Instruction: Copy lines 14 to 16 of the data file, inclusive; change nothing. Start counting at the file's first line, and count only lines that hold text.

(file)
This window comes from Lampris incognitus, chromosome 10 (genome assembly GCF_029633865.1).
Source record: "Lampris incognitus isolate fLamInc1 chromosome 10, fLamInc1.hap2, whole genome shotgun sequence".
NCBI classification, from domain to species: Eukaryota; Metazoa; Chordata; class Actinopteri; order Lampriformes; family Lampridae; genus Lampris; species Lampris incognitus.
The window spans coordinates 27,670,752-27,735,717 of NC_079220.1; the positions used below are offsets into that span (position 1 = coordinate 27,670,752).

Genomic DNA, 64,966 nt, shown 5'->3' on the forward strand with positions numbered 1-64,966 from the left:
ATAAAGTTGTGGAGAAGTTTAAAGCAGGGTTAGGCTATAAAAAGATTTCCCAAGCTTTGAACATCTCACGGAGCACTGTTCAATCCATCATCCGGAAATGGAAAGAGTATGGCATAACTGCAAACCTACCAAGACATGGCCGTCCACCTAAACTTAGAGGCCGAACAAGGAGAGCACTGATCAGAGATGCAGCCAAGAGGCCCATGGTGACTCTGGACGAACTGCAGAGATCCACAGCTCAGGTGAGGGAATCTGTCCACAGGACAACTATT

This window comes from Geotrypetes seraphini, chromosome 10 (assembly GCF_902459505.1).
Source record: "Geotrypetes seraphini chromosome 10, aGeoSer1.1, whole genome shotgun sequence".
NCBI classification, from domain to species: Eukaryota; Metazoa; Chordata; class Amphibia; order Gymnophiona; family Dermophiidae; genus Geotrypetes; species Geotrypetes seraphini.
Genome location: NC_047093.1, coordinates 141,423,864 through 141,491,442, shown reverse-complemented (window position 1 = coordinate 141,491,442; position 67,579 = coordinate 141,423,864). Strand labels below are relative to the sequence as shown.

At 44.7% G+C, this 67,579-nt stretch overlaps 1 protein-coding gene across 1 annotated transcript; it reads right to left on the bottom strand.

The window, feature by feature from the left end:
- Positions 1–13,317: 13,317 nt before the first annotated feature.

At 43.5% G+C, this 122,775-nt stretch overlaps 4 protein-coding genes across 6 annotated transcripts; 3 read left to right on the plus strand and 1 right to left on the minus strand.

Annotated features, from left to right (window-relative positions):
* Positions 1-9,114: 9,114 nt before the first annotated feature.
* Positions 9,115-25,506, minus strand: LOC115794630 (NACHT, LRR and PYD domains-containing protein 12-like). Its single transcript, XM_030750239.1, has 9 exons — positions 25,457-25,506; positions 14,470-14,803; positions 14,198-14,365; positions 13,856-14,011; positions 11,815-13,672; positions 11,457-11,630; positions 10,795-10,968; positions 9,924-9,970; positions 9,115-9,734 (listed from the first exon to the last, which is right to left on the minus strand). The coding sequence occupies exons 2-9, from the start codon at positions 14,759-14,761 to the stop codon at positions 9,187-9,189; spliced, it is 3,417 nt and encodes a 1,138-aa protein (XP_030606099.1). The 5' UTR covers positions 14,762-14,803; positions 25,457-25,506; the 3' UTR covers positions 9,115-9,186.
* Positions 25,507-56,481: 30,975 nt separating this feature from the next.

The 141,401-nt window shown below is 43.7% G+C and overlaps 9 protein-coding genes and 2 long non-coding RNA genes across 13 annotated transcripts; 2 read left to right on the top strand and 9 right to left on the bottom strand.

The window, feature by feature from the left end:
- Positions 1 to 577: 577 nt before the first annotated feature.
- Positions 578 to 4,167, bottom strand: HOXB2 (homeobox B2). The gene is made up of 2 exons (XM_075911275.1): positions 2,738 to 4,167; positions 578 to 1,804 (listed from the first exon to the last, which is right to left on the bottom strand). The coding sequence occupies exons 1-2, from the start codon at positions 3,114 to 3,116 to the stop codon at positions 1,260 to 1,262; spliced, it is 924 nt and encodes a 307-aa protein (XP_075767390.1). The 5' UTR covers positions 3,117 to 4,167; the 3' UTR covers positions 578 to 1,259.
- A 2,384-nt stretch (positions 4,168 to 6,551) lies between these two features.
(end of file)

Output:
At 43.5% G+C, this 122,775-nt stretch overlaps 4 protein-coding genes across 6 annotated transcripts; 3 read left to right on the plus strand and 1 right to left on the minus strand.

Annotated features, from left to right (window-relative positions):
* Positions 1-9,114: 9,114 nt before the first annotated feature.